There are numerous definitions of religion by different scholars. The most popular of these definitions is that ‘religion is the belief in a god or gods’ and ‘the belief in and worship of a superhuman controlling power, especially a God or gods.’ However, scholars from different fields such as sociology, anthropology, philosophy have expanded on the definition of religion. Even though there are numerous definitions of religion as stated above, only few shall be stated here.

According to Edward B Tylor in his work Primitive Culture “Religion is the belief in Spiritual Beings.” James George Frazer said that "By religion, then, I understand a propitiation or conciliation of powers superior to man which are believed to direct and control the course of nature and of human life."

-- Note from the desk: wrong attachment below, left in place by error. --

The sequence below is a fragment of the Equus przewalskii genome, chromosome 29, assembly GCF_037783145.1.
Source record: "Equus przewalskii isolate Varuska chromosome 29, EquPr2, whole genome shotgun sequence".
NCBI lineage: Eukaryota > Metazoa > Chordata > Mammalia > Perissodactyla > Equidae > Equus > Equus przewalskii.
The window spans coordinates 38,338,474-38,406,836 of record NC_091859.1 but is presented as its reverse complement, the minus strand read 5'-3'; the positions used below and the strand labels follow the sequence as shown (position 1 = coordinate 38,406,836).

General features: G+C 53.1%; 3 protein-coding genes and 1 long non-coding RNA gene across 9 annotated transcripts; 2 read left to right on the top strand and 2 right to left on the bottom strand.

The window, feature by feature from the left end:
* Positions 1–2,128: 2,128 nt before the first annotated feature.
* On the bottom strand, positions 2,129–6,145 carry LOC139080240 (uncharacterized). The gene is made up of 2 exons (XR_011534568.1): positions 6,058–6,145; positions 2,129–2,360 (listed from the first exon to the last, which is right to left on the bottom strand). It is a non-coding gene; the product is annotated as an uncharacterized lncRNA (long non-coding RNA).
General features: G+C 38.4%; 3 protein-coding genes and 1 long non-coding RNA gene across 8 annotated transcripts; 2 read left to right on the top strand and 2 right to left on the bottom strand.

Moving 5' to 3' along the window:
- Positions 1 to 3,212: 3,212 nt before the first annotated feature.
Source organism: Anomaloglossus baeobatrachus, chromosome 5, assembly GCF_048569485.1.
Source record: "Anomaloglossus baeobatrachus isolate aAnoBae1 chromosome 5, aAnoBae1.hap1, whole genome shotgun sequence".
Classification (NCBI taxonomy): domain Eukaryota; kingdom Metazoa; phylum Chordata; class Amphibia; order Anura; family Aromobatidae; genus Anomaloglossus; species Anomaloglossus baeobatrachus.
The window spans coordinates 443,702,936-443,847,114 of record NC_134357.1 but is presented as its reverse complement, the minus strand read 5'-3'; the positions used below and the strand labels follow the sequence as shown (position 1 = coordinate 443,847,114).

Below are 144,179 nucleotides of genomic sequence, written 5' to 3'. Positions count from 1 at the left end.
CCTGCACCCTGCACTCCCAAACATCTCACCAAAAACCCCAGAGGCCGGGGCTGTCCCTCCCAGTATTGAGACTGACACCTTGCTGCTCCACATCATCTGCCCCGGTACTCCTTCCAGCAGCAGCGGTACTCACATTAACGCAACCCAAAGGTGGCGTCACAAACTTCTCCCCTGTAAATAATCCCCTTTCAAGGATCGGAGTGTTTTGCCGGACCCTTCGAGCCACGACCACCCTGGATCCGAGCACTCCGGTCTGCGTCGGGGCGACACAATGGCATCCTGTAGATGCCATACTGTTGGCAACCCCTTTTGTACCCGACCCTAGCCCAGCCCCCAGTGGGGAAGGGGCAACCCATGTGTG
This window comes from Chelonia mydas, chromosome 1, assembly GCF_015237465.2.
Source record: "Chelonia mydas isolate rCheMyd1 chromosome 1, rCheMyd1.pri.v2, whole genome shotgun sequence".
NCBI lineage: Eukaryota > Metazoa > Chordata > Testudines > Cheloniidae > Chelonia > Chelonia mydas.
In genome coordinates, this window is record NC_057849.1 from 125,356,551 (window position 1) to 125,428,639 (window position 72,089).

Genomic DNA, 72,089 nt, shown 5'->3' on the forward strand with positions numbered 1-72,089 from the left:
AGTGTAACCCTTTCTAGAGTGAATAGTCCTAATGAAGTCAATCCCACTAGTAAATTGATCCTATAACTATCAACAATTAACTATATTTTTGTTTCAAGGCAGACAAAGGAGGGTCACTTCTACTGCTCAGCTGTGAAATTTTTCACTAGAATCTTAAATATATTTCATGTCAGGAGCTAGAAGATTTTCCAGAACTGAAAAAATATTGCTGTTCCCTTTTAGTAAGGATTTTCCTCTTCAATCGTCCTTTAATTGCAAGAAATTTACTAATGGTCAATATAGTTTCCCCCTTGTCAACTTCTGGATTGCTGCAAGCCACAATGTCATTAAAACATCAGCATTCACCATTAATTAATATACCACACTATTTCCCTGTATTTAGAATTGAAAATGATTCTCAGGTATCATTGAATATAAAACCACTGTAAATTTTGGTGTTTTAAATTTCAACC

Durkheim, a sociologist, in his book The Elementary Forms of the Religious Life, defined religion as a "unified system of beliefs and practices relative to sacred things". By sacred things he meant things "set apart and forbidden—beliefs and practices which unite into one single moral community called a Church, all those who adhere to them". Sacred things are not, however, limited to gods or spirits.On the contrary, a sacred thing can be "a rock, a tree, a spring, a pebble, a piece of wood, a house, in a word, anything can be sacred". Religious beliefs, myths, dogmas and legends are the representations that express the nature of these sacred things, and the virtues and powers which are attributed to them.